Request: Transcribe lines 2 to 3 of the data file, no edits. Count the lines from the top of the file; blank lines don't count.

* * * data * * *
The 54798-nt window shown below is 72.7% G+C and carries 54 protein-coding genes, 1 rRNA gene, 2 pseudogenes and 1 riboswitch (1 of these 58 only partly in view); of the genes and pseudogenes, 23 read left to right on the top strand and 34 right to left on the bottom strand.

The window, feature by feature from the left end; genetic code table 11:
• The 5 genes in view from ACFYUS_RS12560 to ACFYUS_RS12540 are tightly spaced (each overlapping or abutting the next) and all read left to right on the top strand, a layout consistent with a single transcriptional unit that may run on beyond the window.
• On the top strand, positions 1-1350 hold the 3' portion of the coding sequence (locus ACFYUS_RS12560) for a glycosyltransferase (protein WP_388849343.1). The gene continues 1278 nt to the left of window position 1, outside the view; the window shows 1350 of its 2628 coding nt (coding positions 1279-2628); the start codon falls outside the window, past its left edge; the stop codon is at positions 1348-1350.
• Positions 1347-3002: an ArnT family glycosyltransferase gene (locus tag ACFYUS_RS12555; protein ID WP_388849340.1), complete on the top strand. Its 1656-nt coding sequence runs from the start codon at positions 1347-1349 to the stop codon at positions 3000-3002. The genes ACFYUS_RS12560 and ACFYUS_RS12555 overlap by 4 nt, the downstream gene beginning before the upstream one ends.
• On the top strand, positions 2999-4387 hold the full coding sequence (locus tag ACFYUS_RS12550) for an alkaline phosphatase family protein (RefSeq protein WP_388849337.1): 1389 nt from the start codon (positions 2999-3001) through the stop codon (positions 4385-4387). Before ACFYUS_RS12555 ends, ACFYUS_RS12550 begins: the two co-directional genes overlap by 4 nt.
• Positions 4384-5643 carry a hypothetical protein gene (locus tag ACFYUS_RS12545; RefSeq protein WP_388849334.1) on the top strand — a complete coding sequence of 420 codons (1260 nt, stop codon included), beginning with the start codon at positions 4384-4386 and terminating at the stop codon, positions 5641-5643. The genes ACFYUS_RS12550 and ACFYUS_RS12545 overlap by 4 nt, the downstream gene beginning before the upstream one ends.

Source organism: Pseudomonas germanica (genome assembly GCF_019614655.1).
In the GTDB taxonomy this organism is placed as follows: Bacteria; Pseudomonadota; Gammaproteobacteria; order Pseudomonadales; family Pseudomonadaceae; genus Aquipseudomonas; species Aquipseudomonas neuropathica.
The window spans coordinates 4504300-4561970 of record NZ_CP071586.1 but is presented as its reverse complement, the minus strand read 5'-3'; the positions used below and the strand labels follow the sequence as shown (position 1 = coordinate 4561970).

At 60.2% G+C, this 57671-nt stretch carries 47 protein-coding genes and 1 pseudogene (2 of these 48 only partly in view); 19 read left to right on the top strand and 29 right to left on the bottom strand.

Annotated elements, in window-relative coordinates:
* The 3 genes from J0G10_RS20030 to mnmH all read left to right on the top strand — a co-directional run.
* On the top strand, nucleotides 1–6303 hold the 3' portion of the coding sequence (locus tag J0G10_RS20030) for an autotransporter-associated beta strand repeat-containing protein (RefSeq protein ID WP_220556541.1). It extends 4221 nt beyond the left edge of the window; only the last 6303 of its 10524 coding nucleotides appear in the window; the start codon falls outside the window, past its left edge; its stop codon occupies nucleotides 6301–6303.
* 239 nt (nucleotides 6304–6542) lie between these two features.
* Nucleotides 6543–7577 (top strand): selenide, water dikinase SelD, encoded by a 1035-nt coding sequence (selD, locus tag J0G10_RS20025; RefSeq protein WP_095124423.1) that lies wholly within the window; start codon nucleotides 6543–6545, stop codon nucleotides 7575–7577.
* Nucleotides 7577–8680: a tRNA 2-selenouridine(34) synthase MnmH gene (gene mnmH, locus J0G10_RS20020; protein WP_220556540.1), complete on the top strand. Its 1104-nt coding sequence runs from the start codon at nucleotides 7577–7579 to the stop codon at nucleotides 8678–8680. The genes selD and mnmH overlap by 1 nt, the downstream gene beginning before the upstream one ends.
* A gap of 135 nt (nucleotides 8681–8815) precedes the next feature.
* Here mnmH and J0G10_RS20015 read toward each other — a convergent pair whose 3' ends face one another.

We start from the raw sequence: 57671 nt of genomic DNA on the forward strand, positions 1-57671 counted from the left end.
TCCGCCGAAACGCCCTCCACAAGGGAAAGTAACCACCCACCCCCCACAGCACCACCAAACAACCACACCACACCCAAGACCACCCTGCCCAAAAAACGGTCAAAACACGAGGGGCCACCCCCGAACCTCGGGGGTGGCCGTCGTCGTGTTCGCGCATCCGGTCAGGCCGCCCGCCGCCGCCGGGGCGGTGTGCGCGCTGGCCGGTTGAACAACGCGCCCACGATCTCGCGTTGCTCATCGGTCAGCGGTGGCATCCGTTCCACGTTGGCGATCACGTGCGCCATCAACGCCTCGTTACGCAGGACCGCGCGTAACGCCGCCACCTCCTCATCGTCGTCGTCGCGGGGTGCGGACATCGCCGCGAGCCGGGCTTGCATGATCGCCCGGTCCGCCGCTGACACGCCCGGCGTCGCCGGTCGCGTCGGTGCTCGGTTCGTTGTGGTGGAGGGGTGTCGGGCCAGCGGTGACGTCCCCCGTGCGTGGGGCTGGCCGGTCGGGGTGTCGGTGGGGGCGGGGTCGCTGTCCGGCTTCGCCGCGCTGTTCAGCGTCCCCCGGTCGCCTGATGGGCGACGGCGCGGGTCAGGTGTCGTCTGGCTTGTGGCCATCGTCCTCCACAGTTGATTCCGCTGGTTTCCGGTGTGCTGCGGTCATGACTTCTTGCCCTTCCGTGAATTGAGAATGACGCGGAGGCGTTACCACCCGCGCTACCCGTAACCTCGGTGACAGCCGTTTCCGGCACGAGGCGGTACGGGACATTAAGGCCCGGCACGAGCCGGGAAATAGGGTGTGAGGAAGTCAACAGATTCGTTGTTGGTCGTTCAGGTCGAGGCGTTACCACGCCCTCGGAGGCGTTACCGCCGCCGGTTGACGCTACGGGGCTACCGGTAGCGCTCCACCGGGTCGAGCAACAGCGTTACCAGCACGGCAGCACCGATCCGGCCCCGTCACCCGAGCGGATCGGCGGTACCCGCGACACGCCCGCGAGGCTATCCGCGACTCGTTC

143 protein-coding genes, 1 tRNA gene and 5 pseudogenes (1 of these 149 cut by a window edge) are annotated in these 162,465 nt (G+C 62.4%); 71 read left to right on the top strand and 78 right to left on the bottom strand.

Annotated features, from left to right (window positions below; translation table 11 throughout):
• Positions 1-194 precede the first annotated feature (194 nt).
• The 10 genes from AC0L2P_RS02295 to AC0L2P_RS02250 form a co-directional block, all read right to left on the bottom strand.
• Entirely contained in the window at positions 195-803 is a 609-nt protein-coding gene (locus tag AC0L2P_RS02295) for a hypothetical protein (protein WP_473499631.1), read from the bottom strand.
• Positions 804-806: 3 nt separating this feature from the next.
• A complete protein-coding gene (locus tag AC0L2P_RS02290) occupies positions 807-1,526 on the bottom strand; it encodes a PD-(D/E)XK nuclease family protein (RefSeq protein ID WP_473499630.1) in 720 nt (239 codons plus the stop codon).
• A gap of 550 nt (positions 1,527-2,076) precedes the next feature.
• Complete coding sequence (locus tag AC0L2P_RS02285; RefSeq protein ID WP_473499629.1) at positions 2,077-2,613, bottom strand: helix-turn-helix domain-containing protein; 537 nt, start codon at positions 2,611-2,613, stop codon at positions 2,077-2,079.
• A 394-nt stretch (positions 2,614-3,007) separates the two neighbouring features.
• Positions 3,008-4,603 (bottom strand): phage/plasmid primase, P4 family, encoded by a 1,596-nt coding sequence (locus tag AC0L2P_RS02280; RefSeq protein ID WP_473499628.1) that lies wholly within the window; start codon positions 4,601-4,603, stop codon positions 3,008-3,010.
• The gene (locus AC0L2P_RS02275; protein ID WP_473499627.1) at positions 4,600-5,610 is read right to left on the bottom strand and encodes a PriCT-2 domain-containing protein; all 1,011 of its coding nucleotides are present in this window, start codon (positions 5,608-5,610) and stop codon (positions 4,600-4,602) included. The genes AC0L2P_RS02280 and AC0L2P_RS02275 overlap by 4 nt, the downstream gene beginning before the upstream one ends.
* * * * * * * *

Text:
The window, feature by feature from the left end; genetic code table 11:
• The 5 genes in view from ACFYUS_RS12560 to ACFYUS_RS12540 are tightly spaced (each overlapping or abutting the next) and all read left to right on the top strand, a layout consistent with a single transcriptional unit that may run on beyond the window.